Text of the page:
Greg Heo

Force Touch

The force is strong with Apple's new hardware and APIs.

No, it’s not a Star Wars thing; first spotted on Apple Watch, force touch is the umbrella term for pressure sensitivity on touch devices.

On the watch, a force touch (simulated with a long press on the simulator) opens up the context menu. Developers can add up to four menu items here for context-appropriate actions based on whatever’s on the watch display.

WatchKit context menu

Watch context menu

Force touch on other touch devices — iPhones and iPads — seemed like a no-brainer. But it turns out the Macs get this new technology next and the iPhone will have to wait a while longer.

No force touch?

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What do the force touch APIs look like on OS X? You can get the full details from the documentation linked on Apple’s Force Touch for Developers page, and I’ll hit some of the highlights below.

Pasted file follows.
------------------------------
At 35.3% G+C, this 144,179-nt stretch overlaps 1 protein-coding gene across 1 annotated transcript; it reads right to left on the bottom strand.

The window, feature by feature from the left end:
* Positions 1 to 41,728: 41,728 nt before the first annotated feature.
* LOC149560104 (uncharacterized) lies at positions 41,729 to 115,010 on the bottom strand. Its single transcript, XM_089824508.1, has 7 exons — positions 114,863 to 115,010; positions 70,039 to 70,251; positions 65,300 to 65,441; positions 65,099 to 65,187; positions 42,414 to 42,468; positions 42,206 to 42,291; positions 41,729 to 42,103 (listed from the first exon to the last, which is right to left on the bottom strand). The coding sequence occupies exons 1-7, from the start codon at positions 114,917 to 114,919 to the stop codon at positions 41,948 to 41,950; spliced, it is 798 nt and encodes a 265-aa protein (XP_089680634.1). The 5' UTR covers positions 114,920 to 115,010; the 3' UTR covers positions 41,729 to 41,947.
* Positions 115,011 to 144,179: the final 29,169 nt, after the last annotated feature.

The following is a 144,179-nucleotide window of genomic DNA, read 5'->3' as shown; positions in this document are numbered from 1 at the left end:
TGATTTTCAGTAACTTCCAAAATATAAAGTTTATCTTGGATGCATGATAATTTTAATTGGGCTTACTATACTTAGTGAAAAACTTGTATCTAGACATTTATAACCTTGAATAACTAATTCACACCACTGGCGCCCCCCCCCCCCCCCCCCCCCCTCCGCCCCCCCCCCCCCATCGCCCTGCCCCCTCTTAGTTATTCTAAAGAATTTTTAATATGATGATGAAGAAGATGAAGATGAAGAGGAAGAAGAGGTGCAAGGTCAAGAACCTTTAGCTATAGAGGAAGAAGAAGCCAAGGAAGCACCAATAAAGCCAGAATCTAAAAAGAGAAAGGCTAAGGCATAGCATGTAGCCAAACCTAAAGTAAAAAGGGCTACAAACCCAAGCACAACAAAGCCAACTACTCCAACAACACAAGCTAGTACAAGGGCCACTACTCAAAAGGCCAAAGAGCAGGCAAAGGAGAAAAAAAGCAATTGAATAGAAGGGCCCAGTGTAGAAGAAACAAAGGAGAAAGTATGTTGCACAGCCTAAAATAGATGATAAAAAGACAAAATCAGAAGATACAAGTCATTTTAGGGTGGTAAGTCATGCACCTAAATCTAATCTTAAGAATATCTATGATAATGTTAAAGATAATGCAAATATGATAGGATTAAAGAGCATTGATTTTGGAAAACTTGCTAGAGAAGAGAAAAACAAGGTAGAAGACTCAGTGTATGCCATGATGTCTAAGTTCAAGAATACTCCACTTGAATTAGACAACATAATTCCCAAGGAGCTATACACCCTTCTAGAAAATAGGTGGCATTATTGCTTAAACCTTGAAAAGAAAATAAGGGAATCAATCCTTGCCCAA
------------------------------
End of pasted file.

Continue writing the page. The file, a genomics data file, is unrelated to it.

Gestures and events

NSResponder and NSGestureRecognizer have pressureChangeWithEvent: methods for you to override.

The event passed in will be an NSEvent object, which has had a pressure property for a while now; you can get a Float here with a value from 0–1.0 with the current pressure. Here’s the best line from the API documentation:

Pressure is not intended for measuring weight.

That means you need to shelve that idea for a force-touch trackpad scale app, OK? ;)

stage is a bit simpler and provides an integer property for gesture events to say whether nothing’s happening (0), it’s a click / mouse down (1) or “additional pressure” aka a force touch (2).

New buttons

OS X 10.10.3 introduces some new button types and functionality:

There’s always a fallback for non-force touch devices: drag-drop-and-wait for spring-loaded buttons, while accelerator buttons will just return a simple on/off or 0/1 value.

Force touch on iOS

What might this look like when force touch makes it to iOS, possibly later this year?